These are, incidentally, the same arguments thatpeople weigh when trying to decide whether their object-orientedmodules should be based on blessed hashes, blessed arrays, or what.Essentially the only difference here is that we're not blessing ournodes or talking in terms of classes and methods.

[end footnote]

So, we might as well represent nodes like so:

  $node = { # hashref     'board'          => ...board string, e.g., "xx_x_xoo_oo"          'last_move_payoff' => ...payoff of the move                            that got us here.                                 'last_move_from' =>  ...the start...     'last_move_to'   =>  ...and end point of the move                              that got us here.  E.g., 5 and 6,                              representing a move from 5 to 6.     'whose_turn'     => ...whose move it then becomes.                           just an 'x' or 'o'.                                   'successors' => ...the successors  };

Note that we could have a field called something like 'last_move_who' todenote who last moved, but since turns in Alak always alternate (andno-one can pass), storing whose move it is now and who last moved isredundant --- if X last moved, it's O turn now, and vice versa.I chose to have a 'whose_turn' field instead of a 'last_move_who', butit doesn't really matter. Either way, we'll end up inferring one fromthe other at several points in the program.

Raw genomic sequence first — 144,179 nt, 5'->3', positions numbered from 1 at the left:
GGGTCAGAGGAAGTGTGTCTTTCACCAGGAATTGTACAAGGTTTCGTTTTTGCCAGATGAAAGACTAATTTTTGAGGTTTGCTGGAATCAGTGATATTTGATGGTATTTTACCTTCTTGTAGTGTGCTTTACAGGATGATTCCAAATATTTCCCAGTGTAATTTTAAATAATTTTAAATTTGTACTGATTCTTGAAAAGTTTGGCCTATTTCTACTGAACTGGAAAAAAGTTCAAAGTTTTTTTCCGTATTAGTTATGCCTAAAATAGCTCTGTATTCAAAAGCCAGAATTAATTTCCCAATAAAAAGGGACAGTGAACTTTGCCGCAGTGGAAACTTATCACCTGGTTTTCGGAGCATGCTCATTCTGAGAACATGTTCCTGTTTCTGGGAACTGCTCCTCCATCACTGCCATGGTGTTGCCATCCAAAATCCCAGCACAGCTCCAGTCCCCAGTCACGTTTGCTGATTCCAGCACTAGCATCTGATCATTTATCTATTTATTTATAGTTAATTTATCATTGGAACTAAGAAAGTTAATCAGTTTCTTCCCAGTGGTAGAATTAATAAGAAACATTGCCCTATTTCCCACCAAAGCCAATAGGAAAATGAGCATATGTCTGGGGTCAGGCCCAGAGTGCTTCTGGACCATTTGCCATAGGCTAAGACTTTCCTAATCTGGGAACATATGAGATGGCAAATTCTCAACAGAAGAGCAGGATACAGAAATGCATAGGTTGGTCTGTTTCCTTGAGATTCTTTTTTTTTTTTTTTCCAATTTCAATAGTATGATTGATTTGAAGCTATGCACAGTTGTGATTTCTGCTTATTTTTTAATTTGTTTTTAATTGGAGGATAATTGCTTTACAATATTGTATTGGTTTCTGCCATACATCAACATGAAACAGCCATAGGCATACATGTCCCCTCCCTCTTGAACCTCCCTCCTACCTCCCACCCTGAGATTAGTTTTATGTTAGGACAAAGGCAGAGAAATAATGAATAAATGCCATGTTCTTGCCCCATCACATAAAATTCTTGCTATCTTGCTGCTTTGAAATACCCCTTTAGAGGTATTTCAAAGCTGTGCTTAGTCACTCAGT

When we want to store the successors of a node, should we use an arrayor a hash? On the one hand, the successors to $node aren't essentiallyordered, so there's no reason to use an array per se; on the other hand,if we used a hash, with successor nodes as values, we don't haveanything particularly meaningful to use as keys. (And we can't use thesuccessors themselves as keys, since the nodes are referred to byhash references, and you can't use a reference as a hash key.) Given noparticularly compelling reason to do otherwise, I choose to just use anarray to store all a node's successors, although the order is neveractually used for anything:

  $node = {    ...    'successors' => [ ...nodes... ],    ...  };

In any case, now that we've settled on what should be in a node, let's make a little sample tree out of a few nodes and see what we cando with it:

  # Board just before move 3 in above game  my $n0 = {    'board' => 'xx_xx_oo_oo',    'last_move_payoff' => 0,    'last_move_from' =>  9,    'last_move_to'   =>  7,    'whose_turn' => 'x',    'successors' => [],  };  # And, for now, just two of the successors:    # X moves 4 to 6, giving xx__xxoo_oo  my $n1 = {    'board' => 'xx__xxoo_oo',    'last_move_payoff' => 0,    'last_move_from' =>  4,    'last_move_to'   =>  6,    'whose_turn' => 'o',    'successors' => [],  };  # or X moves 5 to 6, giving xx_x_xoo_oo  my $n2 = {    'board' => 'xx_x_xoo_oo',    'last_move_payoff' => 0,    'last_move_from' =>  5,    'last_move_to'   =>  6,    'whose_turn' => 'o',    'successors' => [],  };  # Now connect them...  push @{$n0->{'successors'}}, $n1, $n2;
 

Digression: Links to Parents

In comparing what we store in an Alak game tree node to whatHTML::Element stores in HTML element nodes, you'll note one bigdifference: every HTML::Element node contains a link to its parent,whereas we don't have our Alak nodes keeping a link to theirs.